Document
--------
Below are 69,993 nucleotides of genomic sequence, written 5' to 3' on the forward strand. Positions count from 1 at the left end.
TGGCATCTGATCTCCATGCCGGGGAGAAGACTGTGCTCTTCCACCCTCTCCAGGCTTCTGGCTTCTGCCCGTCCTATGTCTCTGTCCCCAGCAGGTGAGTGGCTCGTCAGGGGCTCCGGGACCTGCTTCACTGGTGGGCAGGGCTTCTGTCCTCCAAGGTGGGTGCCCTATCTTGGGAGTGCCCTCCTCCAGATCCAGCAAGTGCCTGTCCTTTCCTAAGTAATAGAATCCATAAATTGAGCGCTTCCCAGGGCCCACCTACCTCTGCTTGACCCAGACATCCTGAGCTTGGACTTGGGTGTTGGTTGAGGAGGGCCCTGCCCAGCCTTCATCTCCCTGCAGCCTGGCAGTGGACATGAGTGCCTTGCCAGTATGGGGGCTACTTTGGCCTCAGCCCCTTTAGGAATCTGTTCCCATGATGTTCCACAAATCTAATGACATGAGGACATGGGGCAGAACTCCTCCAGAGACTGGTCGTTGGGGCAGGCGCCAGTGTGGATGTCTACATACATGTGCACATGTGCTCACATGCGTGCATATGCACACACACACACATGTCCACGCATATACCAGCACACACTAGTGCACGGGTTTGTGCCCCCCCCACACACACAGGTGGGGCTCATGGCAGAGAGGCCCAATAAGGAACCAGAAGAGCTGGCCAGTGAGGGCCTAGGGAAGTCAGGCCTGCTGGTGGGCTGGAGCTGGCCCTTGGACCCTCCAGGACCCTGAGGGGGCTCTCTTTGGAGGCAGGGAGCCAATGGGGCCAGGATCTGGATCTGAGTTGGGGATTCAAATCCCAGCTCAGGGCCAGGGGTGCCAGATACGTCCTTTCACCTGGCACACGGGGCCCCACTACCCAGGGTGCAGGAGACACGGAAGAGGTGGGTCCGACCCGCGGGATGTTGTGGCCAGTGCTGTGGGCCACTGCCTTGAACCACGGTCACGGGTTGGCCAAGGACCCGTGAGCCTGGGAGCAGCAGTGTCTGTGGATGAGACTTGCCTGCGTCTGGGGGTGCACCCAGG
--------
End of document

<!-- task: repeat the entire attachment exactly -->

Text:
Below are 69,993 nucleotides of genomic sequence, written 5' to 3' on the forward strand. Positions count from 1 at the left end.
TGGCATCTGATCTCCATGCCGGGGAGAAGACTGTGCTCTTCCACCCTCTCCAGGCTTCTGGCTTCTGCCCGTCCTATGTCTCTGTCCCCAGCAGGTGAGTGGCTCGTCAGGGGCTCCGGGACCTGCTTCACTGGTGGGCAGGGCTTCTGTCCTCCAAGGTGGGTGCCCTATCTTGGGAGTGCCCTCCTCCAGATCCAGCAAGTGCCTGTCCTTTCCTAAGTAATAGAATCCATAAATTGAGCGCTTCCCAGGGCCCACCTACCTCTGCTTGACCCAGACATCCTGAGCTTGGACTTGGGTGTTGGTTGAGGAGGGCCCTGCCCAGCCTTCATCTCCCTGCAGCCTGGCAGTGGACATGAGTGCCTTGCCAGTATGGGGGCTACTTTGGCCTCAGCCCCTTTAGGAATCTGTTCCCATGATGTTCCACAAATCTAATGACATGAGGACATGGGGCAGAACTCCTCCAGAGACTGGTCGTTGGGGCAGGCGCCAGTGTGGATGTCTACATACATGTGCACATGTGCTCACATGCGTGCATATGCACACACACACACATGTCCACGCATATACCAGCACACACTAGTGCACGGGTTTGTGCCCCCCCCACACACACAGGTGGGGCTCATGGCAGAGAGGCCCAATAAGGAACCAGAAGAGCTGGCCAGTGAGGGCCTAGGGAAGTCAGGCCTGCTGGTGGGCTGGAGCTGGCCCTTGGACCCTCCAGGACCCTGAGGGGGCTCTCTTTGGAGGCAGGGAGCCAATGGGGCCAGGATCTGGATCTGAGTTGGGGATTCAAATCCCAGCTCAGGGCCAGGGGTGCCAGATACGTCCTTTCACCTGGCACACGGGGCCCCACTACCCAGGGTGCAGGAGACACGGAAGAGGTGGGTCCGACCCGCGGGATGTTGTGGCCAGTGCTGTGGGCCACTGCCTTGAACCACGGTCACGGGTTGGCCAAGGACCCGTGAGCCTGGGAGCAGCAGTGTCTGTGGATGAGACTTGCCTGCGTCTGGGGGTGCACCCAGG